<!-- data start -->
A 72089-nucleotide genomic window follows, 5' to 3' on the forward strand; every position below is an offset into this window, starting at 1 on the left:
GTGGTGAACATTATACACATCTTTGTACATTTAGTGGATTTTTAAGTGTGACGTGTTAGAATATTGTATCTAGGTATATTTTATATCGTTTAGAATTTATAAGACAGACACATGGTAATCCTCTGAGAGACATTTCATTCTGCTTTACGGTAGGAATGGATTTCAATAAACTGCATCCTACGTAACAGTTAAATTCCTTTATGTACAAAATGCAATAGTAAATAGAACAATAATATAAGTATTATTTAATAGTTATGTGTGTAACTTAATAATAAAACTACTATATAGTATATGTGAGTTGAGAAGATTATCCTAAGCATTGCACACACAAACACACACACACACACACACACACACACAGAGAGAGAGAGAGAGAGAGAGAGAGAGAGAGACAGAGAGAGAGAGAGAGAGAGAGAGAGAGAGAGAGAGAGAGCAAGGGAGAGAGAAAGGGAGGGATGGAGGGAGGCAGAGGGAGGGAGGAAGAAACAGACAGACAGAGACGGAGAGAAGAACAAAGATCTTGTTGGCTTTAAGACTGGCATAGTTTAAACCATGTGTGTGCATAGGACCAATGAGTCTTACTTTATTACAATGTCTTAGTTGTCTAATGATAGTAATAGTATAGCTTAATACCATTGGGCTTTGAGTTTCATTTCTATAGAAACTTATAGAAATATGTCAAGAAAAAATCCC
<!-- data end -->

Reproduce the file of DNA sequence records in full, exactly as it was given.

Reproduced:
A 72089-nucleotide genomic window follows, 5' to 3' on the forward strand; every position below is an offset into this window, starting at 1 on the left:
GTGGTGAACATTATACACATCTTTGTACATTTAGTGGATTTTTAAGTGTGACGTGTTAGAATATTGTATCTAGGTATATTTTATATCGTTTAGAATTTATAAGACAGACACATGGTAATCCTCTGAGAGACATTTCATTCTGCTTTACGGTAGGAATGGATTTCAATAAACTGCATCCTACGTAACAGTTAAATTCCTTTATGTACAAAATGCAATAGTAAATAGAACAATAATATAAGTATTATTTAATAGTTATGTGTGTAACTTAATAATAAAACTACTATATAGTATATGTGAGTTGAGAAGATTATCCTAAGCATTGCACACACAAACACACACACACACACACACACACACACAGAGAGAGAGAGAGAGAGAGAGAGAGAGAGAGACAGAGAGAGAGAGAGAGAGAGAGAGAGAGAGAGAGAGAGAGCAAGGGAGAGAGAAAGGGAGGGATGGAGGGAGGCAGAGGGAGGGAGGAAGAAACAGACAGACAGAGACGGAGAGAAGAACAAAGATCTTGTTGGCTTTAAGACTGGCATAGTTTAAACCATGTGTGTGCATAGGACCAATGAGTCTTACTTTATTACAATGTCTTAGTTGTCTAATGATAGTAATAGTATAGCTTAATACCATTGGGCTTTGAGTTTCATTTCTATAGAAACTTATAGAAATATGTCAAGAAAAAATCCC